The Food and Agriculture Organization (FAO) estimates that approximately 25 million Nigerians are experiencing a hunger epidemic. The ongoing conflict in northeastern Nigeria, alongside a population boom, has exceeded the capacity for food production and economic development. The northeast region of Nigeria relies on agriculture and subsistence farming. Nonetheless, they face difficulties in harvesting their crops due to several factors.

Climate Crisis

Severe climate conditions have negatively impacted Nigeria’s food supply chain. Nigeria experiences intense and erratic rainfall, which is a recurring problem. In 2022, flooding damaged approximately 676,000 acres of agricultural land, contributing to rising levels of hunger and malnutrition, per the National Emergency Management Agency (NEMA).

Food production and agriculture have declined due to flooding, landslides and soil erosion. With high food prices, the limited supply remains unaffordable for most individuals. Additionally, water pollution exacerbates the situation, posing a threat to the environment and the health of local populations.

Armed Conflict and Violence

In Nigeria’s northeast, security concerns have resulted in violence between farming communities and herders, causing significant disruptions to the local food supply. The conflict and drought have prevented many farmers from growing crops, making it challenging for Nigerians to make ends meet and further straining the economy.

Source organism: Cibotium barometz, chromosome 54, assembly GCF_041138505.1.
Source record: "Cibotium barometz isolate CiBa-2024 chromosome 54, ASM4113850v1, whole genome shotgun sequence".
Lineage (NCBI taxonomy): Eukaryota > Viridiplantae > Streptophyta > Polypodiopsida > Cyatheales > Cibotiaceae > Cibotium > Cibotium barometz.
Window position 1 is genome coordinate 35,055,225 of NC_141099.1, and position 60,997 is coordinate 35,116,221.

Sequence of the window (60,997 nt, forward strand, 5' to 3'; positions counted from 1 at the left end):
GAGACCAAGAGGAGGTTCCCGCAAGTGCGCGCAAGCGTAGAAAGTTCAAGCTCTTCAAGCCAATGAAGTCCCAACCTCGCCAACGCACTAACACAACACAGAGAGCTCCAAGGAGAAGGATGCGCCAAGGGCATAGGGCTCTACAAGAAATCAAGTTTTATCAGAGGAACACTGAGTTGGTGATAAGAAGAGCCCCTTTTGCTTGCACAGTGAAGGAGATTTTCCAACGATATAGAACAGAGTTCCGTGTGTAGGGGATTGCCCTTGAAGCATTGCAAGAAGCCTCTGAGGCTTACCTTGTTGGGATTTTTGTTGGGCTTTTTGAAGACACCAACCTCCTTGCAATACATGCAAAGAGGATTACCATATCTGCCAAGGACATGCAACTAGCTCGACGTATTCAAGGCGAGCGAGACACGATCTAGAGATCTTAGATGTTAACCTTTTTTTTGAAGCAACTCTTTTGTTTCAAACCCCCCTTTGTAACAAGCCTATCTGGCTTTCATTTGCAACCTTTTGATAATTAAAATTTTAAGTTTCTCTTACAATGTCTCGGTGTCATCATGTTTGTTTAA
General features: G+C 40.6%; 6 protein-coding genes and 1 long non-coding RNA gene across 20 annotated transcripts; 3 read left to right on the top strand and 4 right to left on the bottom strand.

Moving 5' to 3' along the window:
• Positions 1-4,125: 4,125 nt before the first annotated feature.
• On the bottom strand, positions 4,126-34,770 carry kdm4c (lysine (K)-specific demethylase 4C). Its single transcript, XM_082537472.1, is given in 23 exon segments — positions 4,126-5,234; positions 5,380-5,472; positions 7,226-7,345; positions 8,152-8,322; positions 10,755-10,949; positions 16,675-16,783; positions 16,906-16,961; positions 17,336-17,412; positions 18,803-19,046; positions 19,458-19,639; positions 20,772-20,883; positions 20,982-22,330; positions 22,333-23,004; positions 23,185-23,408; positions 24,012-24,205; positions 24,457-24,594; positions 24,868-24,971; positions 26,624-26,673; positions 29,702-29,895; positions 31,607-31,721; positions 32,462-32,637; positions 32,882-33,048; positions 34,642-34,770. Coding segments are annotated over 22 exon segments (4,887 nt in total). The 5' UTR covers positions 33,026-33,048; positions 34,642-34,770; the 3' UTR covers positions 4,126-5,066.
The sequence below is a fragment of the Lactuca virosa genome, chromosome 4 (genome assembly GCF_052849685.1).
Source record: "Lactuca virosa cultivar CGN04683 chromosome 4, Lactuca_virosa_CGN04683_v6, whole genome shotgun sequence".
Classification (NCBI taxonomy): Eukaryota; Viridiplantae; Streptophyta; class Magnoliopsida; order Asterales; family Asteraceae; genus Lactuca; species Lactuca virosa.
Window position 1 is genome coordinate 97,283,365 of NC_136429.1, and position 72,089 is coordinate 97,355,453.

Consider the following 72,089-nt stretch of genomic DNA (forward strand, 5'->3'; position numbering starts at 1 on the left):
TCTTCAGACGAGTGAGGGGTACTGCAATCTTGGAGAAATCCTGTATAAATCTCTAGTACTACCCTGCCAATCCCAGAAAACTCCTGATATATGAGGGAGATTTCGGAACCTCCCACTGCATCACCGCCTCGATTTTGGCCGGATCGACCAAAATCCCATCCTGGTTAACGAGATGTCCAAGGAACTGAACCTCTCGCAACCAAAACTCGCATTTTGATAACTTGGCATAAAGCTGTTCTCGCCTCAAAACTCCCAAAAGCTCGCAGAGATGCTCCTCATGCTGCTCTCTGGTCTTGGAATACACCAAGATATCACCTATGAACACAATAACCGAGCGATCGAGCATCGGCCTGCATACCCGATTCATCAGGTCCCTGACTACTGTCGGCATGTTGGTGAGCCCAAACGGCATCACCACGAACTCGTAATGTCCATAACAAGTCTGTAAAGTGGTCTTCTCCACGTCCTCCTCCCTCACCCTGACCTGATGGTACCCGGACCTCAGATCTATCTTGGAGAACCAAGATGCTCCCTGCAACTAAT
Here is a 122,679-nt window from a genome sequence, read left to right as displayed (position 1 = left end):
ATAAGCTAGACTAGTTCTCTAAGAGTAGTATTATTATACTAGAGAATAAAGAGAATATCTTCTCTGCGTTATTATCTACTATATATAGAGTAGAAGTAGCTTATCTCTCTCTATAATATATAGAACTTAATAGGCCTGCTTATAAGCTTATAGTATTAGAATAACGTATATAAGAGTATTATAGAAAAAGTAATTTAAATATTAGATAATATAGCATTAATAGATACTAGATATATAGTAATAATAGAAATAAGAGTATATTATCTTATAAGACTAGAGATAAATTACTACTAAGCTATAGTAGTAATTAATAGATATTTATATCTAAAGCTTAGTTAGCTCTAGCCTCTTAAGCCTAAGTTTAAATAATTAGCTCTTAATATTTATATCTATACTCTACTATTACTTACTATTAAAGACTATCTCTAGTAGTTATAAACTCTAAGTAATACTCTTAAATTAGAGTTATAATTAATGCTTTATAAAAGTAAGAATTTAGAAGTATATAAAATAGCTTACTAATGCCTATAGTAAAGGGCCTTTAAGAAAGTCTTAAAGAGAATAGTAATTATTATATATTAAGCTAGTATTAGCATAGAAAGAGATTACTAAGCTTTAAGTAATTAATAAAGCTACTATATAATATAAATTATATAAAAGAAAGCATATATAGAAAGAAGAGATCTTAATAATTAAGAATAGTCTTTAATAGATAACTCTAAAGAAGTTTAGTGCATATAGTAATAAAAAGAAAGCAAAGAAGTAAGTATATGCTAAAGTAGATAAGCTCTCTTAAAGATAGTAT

Gender Inequality

Gender inequality is a contributing factor to food insecurity in Nigeria. Women lack access to necessary resources and services to provide food security for their families, increasing food insecurity. According to the International Monetary Fund (IMF), reducing gender disparities would lead to higher economic growth, more efficient economic operations and a more stable economic environment.


Poverty in Nigeria is primarily due to unemployment. The lack of job opportunities leaves many individuals without the means to support themselves and their families. Additionally, the deficient education system exacerbates the issue of the hunger epidemic threatening Nigerians.

Corruption at governmental levels has prevented investment in job creation and education initiatives, thereby worsening the poverty problem. This has resulted in stagnant economic growth and an increased income gap between the rich and the poor. The financial crisis has caused a decline in living standards for Nigerians.